ERIC RAMSEY, a former Auburn University football player, is spinning tapes in public that could shake the foundation of college football.
Ramsey has apparently taped more than 100 hours of conversations with Auburn coaches, alumni and even the head coach, Pat Dye. They catalog more violations concerning his own wages and working conditions than the National Collegiate Athletic Association can shake a stick at. (But, rest assured, the NCAA will find a bigger stick.)
Somewhere, W.W. (Pudge) Heffelfinger has to be chuckling.
Heffelfinger, the pride of Yale, college football's first all-American, liked to talk about how the game had changed over the 60 years he watched it.
Coaches, he said in a 1950 autobiography, had become gods; in the old (pre-World War II) days it wasn't uncommon for players to get fed up with a coach's carping and shout right back.
In one instance the team captain and two other players forced their coach off the field and told him not to come back until they had finished practicing for the big game. Pudge approved; he even thought it would be great if the coach watched the game in the stands and let the players call their own plays.
The rise to power of the college coach coincided with the rise of football as a big-money sport. Colleges needed someone to watch over their interests.
(The old joke, "We're going to build a university here that the football team can be proud of," dates back at least 70 years.)
The modern coach has no connection to education; he is in partnership with the school to make money out of the bodies of young men. Colleges may or may not consider these athletes' futures beyond the playing field. A few colleges do; most don't, none has to.
Now Dye's empire in Auburn, Ala., is apparently about to crumble and the football establishment is reacting with a mixture of horror and astonishment like that of Claude Rains' police chief in "Casablanca," who was "shocked, shocked, to find that gambling is going on in here," even as an attendant slipped him his winnings.
Everyone knows that recruiting violations and under-the-table payments go on all the time in college sports and have for decades.
There doesn't appear to be anything noble in Ramsey's motives. The tapes, portions of which have appeared in Alabama newspapers, make it clear that he not only took money, he often badgered coaches for it.
And he was paid off in more than cash; Auburn coaches like to make payoffs in steaks -- an apt metaphor for a sport that treats players like meat. It seems that if his National Football League career had worked out (he was cut by the Kansas City Chiefs) Ramsey wouldn't be releasing the tapes.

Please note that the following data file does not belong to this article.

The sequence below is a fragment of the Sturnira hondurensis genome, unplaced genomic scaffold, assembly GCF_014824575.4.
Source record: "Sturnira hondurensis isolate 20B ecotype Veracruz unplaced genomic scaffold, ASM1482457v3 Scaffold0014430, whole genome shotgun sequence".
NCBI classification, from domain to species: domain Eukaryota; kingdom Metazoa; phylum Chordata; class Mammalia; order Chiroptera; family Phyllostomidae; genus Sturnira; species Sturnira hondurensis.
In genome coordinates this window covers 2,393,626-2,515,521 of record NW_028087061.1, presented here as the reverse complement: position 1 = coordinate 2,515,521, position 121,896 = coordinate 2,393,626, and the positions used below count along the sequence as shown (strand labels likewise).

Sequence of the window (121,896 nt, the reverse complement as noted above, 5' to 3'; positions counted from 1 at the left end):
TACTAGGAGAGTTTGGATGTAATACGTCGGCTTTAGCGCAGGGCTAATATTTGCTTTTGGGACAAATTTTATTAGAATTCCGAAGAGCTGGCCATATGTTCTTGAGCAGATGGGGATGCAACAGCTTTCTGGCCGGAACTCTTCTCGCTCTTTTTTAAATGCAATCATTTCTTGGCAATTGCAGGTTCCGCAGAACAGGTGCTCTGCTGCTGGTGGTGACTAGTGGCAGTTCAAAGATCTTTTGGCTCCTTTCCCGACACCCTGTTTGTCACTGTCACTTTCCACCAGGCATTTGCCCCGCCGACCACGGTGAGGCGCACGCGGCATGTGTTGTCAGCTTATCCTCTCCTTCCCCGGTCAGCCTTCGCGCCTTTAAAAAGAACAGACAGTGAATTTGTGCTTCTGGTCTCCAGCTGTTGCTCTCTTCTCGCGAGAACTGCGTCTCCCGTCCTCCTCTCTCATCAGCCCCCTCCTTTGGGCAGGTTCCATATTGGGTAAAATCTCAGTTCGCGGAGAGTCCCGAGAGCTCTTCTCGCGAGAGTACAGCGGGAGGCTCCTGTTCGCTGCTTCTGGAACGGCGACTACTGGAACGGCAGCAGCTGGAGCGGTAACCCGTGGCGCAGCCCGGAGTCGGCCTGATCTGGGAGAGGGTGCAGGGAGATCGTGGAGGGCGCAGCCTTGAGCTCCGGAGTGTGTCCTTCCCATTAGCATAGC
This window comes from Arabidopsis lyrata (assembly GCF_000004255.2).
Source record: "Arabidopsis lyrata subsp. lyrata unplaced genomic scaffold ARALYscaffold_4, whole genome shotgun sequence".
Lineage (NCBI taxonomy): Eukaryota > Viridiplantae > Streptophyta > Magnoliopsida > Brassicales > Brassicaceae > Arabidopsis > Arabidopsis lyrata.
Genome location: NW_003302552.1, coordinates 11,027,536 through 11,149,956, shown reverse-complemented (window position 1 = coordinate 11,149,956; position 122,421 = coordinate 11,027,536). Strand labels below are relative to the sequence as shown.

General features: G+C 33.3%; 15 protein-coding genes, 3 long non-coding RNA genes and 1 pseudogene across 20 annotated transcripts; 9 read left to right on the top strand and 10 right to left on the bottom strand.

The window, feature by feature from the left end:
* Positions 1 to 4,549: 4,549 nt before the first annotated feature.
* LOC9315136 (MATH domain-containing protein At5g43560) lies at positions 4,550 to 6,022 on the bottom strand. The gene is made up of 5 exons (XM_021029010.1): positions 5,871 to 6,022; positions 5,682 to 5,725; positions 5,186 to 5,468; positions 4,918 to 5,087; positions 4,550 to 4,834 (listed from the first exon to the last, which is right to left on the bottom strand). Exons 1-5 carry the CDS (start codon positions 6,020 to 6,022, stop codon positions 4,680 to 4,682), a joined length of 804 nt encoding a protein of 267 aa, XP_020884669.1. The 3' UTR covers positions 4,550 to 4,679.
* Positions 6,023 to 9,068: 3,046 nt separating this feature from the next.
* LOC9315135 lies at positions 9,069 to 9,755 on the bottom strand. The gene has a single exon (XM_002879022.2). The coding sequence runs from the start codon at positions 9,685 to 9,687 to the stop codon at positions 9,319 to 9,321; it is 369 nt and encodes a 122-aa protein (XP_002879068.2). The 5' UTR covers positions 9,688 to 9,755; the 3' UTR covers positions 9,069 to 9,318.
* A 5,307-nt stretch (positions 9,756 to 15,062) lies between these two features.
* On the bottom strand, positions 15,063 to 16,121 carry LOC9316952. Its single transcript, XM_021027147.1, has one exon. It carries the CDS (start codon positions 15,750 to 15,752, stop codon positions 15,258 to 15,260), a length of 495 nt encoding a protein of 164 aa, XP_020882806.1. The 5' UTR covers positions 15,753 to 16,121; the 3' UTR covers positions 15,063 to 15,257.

So what are Ramsey's motives?
Money? Well, it's a cinch that he didn't make hours of tapes just to relive his golden memories of Auburn.
And what if he makes a couple of hundred thousand dollars from a self-serving book? How is this form of being mercenary essentially different from that of a coach with a lucrative income from product endorsements, like Georgetown basketball coach John Thompson, whose contract with Nike involves having all his amateur athletes advertise for the company every time they hit the floor?
A couple of hundred thousand dollars would seem fair payment for four years of service to a powerful program like Auburn's by L LTC player good enough to be drafted into the NFL.
However cold-blooded Ramsey has been in taking Auburn's money and telling tales out of school, keep in mind that Auburn made a solid profit on him.
The real irony of the Ramsey scandal -- and of all college sports scandals -- is that the school is caught in its own hypocrisy.
Auburn didn't break any laws. It violated an NCAA code to which it had agreed in order to help foster the illusion that big-time college football is an amateur sport.
Ramsey's microphone will have more impact on college sports than all the NCAA committees ever formed. After all, what coach is going to fling steaks at a player knowing that he might be recorded in the act?
Pretty soon the NCAA is going to have to decide to either let the players share in the wealth or return college sports to college students.
Allen Barra is a columnist for the Village Voice.